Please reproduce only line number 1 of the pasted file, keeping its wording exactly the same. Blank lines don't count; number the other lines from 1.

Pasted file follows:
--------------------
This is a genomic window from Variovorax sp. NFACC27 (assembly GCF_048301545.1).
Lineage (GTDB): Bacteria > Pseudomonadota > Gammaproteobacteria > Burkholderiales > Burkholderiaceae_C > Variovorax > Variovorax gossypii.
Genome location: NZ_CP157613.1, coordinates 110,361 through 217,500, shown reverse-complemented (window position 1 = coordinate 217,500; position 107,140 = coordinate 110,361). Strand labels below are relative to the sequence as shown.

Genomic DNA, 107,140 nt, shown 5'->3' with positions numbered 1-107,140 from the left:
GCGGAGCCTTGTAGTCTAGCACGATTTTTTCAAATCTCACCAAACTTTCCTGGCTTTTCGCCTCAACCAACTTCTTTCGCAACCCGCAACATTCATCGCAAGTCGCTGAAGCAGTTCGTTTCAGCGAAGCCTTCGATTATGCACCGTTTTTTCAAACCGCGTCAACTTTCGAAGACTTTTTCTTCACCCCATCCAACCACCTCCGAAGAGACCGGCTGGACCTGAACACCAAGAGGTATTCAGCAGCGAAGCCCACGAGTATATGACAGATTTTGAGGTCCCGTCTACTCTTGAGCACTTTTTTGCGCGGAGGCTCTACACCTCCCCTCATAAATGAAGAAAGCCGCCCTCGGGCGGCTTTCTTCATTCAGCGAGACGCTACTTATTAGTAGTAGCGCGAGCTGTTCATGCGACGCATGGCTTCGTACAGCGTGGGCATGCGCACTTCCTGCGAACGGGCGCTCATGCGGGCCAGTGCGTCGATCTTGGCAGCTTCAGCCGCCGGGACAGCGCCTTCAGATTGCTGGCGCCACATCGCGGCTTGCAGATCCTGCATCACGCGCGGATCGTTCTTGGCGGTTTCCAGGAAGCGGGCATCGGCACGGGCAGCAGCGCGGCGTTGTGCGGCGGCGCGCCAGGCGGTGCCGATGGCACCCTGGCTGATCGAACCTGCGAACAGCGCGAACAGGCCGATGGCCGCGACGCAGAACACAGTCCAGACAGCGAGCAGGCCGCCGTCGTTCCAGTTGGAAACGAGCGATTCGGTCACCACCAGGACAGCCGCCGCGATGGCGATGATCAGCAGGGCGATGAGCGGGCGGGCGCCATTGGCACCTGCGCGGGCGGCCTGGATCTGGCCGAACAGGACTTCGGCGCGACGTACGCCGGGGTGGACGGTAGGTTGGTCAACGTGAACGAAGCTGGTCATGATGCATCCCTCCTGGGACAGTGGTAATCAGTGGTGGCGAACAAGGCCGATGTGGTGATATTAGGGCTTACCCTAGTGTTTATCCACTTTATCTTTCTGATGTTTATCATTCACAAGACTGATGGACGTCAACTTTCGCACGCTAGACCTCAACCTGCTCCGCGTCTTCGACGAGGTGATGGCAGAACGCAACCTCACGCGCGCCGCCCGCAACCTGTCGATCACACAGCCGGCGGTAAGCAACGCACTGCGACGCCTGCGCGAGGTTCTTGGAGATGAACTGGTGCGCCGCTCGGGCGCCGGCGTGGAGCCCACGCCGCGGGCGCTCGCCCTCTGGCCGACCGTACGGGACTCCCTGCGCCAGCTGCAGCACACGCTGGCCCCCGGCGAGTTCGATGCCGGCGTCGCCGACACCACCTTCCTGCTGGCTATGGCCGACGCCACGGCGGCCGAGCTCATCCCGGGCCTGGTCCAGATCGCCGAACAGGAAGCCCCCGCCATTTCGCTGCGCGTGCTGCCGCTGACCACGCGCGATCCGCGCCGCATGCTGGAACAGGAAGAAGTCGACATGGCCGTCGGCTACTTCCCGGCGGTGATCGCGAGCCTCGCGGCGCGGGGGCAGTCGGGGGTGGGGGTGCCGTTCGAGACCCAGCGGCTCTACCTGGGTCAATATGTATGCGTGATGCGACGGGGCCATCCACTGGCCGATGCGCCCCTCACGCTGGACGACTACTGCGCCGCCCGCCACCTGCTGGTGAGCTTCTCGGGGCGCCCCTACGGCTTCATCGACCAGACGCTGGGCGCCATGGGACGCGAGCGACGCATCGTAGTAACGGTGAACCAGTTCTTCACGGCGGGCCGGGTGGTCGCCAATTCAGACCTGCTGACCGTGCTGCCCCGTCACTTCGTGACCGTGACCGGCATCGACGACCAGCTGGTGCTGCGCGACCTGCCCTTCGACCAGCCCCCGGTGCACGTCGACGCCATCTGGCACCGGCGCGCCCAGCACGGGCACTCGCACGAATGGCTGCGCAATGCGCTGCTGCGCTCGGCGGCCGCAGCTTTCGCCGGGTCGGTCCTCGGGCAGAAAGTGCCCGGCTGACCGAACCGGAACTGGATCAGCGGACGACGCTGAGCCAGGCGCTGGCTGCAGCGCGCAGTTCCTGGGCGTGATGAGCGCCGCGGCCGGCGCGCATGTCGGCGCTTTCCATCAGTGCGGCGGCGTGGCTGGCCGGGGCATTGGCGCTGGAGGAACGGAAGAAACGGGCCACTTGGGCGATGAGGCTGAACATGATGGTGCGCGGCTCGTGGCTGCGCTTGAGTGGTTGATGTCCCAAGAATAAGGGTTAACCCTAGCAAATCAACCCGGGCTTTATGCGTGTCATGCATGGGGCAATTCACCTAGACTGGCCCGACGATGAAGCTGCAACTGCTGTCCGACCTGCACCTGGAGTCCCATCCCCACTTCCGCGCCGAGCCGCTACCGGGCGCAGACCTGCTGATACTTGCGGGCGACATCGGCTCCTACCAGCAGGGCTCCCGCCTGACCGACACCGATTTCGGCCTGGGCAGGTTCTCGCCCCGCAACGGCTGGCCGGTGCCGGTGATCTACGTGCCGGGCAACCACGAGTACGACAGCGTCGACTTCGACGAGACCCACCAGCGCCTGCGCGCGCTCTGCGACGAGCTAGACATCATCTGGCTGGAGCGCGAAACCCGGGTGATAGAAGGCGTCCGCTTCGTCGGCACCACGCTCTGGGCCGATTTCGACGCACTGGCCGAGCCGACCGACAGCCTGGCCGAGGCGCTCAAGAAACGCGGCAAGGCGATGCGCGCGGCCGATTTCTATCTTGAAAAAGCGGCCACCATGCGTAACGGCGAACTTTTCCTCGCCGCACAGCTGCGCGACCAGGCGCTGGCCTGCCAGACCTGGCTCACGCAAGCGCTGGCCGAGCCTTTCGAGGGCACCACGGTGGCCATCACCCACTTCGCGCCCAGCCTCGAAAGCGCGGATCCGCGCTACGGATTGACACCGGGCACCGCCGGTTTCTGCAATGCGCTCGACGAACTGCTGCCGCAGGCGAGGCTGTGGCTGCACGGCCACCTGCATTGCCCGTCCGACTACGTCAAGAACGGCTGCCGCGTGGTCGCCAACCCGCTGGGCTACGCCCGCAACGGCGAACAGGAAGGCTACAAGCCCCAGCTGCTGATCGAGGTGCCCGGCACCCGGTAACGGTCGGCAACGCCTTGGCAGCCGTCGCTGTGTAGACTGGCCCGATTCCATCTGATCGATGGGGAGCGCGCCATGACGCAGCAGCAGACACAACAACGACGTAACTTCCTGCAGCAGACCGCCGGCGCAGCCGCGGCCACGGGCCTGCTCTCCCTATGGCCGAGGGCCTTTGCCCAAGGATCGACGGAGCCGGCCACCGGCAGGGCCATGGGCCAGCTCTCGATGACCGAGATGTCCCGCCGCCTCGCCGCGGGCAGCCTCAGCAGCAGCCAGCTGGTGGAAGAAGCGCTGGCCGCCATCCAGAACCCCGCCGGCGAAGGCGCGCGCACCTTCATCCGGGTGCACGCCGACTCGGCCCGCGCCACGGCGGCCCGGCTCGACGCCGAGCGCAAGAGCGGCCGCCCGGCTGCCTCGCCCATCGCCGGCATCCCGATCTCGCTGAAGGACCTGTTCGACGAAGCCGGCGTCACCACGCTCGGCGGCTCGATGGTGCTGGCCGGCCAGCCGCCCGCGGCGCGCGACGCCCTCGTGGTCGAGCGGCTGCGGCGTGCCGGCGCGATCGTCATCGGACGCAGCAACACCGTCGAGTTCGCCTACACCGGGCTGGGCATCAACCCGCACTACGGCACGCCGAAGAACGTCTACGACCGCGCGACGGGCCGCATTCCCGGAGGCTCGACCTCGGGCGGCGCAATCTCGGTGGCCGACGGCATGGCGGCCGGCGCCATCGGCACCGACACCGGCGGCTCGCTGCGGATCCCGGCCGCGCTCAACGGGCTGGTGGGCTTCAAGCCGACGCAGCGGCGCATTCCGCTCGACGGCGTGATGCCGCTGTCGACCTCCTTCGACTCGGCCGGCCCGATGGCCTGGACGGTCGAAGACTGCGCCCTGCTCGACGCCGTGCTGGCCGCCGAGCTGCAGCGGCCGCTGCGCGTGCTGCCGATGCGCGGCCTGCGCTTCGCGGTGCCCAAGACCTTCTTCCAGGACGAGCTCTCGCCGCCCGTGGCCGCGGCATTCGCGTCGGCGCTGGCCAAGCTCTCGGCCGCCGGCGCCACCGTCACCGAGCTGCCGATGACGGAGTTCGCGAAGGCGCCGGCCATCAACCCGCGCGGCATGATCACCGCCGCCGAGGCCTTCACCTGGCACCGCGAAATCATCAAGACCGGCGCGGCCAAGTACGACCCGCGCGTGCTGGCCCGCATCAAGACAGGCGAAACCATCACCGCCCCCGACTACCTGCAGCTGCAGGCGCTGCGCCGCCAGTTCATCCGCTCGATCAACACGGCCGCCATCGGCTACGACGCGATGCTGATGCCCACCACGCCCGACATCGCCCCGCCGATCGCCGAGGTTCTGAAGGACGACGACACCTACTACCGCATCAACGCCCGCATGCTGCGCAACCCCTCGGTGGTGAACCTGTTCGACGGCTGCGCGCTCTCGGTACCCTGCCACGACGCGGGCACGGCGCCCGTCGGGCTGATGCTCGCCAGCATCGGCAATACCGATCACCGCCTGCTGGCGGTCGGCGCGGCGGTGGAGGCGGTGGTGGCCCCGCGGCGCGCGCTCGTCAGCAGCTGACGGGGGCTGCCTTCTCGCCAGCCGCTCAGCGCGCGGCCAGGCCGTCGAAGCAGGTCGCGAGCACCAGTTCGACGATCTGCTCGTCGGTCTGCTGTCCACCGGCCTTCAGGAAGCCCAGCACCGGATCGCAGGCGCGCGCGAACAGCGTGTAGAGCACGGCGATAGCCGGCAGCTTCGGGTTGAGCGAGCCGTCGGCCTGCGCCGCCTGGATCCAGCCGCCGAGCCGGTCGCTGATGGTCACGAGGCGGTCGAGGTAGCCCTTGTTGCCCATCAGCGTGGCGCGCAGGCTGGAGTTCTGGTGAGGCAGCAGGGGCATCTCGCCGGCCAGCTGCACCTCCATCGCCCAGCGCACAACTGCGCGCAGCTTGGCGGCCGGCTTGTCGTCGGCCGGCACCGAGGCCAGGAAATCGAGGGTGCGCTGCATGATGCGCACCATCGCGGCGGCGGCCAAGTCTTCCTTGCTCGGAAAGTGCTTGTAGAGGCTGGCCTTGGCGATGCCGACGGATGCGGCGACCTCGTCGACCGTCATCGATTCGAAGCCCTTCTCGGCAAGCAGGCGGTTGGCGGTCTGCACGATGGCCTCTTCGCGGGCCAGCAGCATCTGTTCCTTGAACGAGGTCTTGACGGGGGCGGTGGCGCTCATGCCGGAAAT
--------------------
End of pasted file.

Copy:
This is a genomic window from Variovorax sp. NFACC27 (assembly GCF_048301545.1).